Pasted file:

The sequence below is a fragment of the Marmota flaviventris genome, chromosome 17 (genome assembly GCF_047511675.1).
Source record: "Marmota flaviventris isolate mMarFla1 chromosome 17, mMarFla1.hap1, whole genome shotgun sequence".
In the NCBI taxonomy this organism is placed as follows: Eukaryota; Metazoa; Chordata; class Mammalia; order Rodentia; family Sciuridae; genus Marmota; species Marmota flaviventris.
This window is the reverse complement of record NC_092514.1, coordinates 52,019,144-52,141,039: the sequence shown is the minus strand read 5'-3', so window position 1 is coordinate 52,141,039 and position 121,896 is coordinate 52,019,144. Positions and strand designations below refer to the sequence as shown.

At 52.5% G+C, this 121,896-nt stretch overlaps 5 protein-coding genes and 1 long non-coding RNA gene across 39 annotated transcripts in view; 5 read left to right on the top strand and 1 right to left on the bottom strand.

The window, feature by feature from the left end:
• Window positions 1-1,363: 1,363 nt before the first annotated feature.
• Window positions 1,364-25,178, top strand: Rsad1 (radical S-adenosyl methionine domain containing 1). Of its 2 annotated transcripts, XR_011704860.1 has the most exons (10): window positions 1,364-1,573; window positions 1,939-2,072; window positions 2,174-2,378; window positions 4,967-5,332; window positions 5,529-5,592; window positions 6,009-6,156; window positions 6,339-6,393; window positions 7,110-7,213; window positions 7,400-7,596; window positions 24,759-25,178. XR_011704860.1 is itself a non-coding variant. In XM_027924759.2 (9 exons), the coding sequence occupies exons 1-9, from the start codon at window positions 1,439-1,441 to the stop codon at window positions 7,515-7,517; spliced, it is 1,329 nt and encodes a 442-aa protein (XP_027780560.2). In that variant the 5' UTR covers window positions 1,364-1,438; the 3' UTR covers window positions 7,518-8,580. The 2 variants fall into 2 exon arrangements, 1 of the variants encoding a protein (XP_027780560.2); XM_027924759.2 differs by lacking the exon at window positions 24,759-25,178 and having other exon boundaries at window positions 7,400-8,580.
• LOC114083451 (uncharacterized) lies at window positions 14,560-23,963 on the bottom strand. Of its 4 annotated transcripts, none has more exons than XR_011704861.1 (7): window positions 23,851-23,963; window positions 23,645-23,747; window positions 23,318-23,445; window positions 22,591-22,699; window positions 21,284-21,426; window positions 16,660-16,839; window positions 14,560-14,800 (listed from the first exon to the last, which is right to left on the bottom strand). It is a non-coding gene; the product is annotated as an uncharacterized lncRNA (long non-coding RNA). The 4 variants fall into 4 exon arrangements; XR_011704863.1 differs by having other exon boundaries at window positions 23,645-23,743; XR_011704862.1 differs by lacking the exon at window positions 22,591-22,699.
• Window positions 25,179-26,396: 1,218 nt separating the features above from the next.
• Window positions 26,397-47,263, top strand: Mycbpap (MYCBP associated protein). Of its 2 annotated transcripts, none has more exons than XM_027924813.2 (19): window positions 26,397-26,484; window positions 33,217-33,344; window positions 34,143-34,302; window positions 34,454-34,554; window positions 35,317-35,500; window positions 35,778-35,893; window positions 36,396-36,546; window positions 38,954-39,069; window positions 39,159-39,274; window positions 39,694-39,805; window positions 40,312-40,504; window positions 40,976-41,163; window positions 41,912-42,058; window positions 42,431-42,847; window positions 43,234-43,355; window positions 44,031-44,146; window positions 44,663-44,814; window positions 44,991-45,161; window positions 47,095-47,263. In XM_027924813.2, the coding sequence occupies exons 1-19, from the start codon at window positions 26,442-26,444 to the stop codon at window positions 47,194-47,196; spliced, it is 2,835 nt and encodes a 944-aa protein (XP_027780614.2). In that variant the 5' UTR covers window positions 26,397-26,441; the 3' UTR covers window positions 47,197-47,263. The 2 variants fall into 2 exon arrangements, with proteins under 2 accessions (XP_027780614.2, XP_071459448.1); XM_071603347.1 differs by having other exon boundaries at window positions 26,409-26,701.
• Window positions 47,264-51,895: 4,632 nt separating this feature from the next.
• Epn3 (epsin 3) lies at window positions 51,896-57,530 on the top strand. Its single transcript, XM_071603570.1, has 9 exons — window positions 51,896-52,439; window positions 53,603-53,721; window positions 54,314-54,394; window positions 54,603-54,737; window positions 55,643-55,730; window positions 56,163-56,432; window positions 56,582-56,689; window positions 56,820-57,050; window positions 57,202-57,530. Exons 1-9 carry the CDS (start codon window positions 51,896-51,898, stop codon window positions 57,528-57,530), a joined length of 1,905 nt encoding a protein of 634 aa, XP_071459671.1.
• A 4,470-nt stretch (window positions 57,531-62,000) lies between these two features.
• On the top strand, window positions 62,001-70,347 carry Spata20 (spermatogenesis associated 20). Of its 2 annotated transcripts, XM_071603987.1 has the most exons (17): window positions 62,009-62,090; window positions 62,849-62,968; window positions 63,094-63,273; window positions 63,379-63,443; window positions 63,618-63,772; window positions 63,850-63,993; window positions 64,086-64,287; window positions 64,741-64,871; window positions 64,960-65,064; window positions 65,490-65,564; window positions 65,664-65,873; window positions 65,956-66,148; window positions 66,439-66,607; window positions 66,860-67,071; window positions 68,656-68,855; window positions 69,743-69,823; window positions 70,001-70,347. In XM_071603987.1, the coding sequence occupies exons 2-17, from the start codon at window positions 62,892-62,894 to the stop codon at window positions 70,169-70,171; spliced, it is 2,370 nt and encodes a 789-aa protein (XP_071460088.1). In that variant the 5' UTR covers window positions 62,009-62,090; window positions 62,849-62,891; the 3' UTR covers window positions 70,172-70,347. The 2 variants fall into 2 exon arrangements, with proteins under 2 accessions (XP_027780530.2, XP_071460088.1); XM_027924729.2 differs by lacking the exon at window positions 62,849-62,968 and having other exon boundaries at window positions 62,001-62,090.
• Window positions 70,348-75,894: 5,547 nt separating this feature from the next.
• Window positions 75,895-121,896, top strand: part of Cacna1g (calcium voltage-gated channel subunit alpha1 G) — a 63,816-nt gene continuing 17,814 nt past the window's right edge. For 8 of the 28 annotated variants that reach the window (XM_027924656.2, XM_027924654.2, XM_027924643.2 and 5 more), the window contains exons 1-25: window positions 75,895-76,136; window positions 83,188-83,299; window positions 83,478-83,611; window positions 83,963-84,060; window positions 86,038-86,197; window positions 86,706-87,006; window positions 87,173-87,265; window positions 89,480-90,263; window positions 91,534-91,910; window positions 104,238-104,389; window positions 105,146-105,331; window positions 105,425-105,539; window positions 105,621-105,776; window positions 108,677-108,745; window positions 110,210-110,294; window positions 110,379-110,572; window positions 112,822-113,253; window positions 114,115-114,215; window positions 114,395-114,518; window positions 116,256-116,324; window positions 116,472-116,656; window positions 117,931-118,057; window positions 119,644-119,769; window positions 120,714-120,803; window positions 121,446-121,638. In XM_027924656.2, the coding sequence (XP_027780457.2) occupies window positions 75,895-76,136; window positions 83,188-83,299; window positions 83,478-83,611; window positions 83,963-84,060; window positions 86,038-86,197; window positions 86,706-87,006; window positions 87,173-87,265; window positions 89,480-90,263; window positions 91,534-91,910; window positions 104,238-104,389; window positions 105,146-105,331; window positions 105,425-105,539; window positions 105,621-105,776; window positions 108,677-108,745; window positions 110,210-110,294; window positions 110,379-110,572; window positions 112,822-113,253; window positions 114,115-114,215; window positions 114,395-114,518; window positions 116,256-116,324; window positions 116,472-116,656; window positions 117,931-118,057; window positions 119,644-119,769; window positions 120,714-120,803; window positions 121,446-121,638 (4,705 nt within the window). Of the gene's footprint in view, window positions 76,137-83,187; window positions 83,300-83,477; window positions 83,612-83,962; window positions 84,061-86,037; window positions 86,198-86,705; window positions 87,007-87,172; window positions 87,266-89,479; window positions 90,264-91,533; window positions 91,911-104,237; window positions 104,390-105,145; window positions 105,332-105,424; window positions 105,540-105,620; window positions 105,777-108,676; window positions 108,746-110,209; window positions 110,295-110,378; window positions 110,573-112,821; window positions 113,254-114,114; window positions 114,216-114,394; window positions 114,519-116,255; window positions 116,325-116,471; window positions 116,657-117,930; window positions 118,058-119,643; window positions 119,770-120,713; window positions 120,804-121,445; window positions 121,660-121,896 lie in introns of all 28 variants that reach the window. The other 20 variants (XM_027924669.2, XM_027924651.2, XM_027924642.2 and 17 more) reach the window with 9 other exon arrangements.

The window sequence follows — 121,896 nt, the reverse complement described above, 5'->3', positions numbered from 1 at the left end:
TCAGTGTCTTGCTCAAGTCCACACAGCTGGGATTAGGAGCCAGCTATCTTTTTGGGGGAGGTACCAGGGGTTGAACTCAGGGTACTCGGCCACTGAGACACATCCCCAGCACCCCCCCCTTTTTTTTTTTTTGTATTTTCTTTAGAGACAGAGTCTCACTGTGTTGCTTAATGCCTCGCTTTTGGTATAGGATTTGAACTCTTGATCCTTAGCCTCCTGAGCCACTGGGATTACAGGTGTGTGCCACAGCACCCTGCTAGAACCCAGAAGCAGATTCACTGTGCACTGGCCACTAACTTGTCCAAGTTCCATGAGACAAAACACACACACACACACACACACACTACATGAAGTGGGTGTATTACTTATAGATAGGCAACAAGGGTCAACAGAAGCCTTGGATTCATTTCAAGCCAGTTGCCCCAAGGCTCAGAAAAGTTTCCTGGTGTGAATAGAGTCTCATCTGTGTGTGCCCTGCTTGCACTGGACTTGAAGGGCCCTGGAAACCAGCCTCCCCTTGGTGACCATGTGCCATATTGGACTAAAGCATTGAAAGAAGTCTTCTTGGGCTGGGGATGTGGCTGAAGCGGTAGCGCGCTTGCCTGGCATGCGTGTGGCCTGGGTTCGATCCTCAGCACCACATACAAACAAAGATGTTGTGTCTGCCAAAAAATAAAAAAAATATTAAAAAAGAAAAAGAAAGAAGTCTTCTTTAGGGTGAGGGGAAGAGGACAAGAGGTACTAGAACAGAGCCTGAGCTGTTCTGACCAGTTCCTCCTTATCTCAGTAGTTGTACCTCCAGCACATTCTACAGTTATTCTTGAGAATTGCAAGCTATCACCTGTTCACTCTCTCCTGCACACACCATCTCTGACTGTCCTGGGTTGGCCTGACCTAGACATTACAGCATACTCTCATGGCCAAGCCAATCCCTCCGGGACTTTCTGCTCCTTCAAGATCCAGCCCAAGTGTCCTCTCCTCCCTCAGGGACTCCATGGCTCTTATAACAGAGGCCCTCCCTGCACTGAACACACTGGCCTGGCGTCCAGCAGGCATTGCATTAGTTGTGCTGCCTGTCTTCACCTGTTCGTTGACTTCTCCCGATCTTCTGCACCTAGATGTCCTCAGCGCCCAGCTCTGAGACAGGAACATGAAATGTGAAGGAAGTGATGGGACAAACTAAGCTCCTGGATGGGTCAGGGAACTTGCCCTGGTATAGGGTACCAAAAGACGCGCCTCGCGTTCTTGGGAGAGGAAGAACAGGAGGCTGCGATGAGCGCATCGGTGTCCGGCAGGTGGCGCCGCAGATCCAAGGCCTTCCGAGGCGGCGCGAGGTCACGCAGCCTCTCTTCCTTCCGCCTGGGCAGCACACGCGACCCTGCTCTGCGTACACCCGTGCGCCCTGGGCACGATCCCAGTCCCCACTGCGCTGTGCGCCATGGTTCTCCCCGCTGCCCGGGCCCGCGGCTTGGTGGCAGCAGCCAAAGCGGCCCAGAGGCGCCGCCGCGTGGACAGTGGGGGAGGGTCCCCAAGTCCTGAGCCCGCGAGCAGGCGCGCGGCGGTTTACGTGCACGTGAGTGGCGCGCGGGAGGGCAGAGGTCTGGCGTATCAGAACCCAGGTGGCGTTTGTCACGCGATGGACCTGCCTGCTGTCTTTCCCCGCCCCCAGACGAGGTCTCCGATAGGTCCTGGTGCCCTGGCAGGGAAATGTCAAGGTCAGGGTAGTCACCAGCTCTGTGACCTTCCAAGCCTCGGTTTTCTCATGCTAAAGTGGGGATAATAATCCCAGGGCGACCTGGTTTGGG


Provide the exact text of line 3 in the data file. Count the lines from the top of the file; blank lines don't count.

In the NCBI taxonomy this organism is placed as follows: Eukaryota; Metazoa; Chordata; class Mammalia; order Rodentia; family Sciuridae; genus Marmota; species Marmota flaviventris.